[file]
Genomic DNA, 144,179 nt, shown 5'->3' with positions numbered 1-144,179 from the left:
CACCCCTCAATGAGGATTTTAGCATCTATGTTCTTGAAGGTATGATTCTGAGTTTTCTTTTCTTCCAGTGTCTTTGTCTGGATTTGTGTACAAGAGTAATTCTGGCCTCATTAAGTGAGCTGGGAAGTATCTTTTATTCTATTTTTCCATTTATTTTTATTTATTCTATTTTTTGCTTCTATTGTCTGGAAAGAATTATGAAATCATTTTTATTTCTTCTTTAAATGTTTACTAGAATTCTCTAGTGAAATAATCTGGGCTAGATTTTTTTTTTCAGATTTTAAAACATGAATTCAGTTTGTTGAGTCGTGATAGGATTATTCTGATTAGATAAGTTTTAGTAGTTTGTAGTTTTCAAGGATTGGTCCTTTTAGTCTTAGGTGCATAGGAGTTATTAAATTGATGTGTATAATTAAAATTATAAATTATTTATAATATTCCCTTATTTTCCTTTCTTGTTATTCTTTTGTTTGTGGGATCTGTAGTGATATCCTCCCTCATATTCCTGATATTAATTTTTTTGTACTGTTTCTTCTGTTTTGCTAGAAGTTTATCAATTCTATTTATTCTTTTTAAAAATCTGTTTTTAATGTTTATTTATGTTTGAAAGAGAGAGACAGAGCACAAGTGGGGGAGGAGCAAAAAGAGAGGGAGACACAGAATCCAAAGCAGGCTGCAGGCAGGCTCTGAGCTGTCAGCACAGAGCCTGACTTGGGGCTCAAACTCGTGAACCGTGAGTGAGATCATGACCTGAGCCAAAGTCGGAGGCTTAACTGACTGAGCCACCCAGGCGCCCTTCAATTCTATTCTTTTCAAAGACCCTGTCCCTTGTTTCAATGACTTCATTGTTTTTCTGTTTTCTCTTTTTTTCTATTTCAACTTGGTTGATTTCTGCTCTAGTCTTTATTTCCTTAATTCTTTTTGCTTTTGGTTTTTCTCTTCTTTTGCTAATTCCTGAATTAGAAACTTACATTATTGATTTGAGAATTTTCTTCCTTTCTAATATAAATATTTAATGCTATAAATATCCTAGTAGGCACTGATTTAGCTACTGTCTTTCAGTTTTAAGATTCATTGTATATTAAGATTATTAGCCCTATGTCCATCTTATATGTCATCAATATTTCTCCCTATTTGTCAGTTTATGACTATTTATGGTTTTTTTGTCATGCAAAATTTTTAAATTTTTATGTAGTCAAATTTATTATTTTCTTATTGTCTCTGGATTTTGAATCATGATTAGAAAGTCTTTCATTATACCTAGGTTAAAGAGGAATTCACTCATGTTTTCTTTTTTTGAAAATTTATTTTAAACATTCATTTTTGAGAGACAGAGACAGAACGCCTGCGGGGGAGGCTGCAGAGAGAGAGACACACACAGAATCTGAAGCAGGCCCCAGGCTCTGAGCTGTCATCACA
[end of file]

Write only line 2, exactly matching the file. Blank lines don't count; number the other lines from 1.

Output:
CACCCCTCAATGAGGATTTTAGCATCTATGTTCTTGAAGGTATGATTCTGAGTTTTCTTTTCTTCCAGTGTCTTTGTCTGGATTTGTGTACAAGAGTAATTCTGGCCTCATTAAGTGAGCTGGGAAGTATCTTTTATTCTATTTTTCCATTTATTTTTATTTATTCTATTTTTTGCTTCTATTGTCTGGAAAGAATTATGAAATCATTTTTATTTCTTCTTTAAATGTTTACTAGAATTCTCTAGTGAAATAATCTGGGCTAGATTTTTTTTTTCAGATTTTAAAACATGAATTCAGTTTGTTGAGTCGTGATAGGATTATTCTGATTAGATAAGTTTTAGTAGTTTGTAGTTTTCAAGGATTGGTCCTTTTAGTCTTAGGTGCATAGGAGTTATTAAATTGATGTGTATAATTAAAATTATAAATTATTTATAATATTCCCTTATTTTCCTTTCTTGTTATTCTTTTGTTTGTGGGATCTGTAGTGATATCCTCCCTCATATTCCTGATATTAATTTTTTTGTACTGTTTCTTCTGTTTTGCTAGAAGTTTATCAATTCTATTTATTCTTTTTAAAAATCTGTTTTTAATGTTTATTTATGTTTGAAAGAGAGAGACAGAGCACAAGTGGGGGAGGAGCAAAAAGAGAGGGAGACACAGAATCCAAAGCAGGCTGCAGGCAGGCTCTGAGCTGTCAGCACAGAGCCTGACTTGGGGCTCAAACTCGTGAACCGTGAGTGAGATCATGACCTGAGCCAAAGTCGGAGGCTTAACTGACTGAGCCACCCAGGCGCCCTTCAATTCTATTCTTTTCAAAGACCCTGTCCCTTGTTTCAATGACTTCATTGTTTTTCTGTTTTCTCTTTTTTTCTATTTCAACTTGGTTGATTTCTGCTCTAGTCTTTATTTCCTTAATTCTTTTTGCTTTTGGTTTTTCTCTTCTTTTGCTAATTCCTGAATTAGAAACTTACATTATTGATTTGAGAATTTTCTTCCTTTCTAATATAAATATTTAATGCTATAAATATCCTAGTAGGCACTGATTTAGCTACTGTCTTTCAGTTTTAAGATTCATTGTATATTAAGATTATTAGCCCTATGTCCATCTTATATGTCATCAATATTTCTCCCTATTTGTCAGTTTATGACTATTTATGGTTTTTTTGTCATGCAAAATTTTTAAATTTTTATGTAGTCAAATTTATTATTTTCTTATTGTCTCTGGATTTTGAATCATGATTAGAAAGTCTTTCATTATACCTAGGTTAAAGAGGAATTCACTCATGTTTTCTTTTTTTGAAAATTTATTTTAAACATTCATTTTTGAGAGACAGAGACAGAACGCCTGCGGGGGAGGCTGCAGAGAGAGAGACACACACAGAATCTGAAGCAGGCCCCAGGCTCTGAGCTGTCATCACA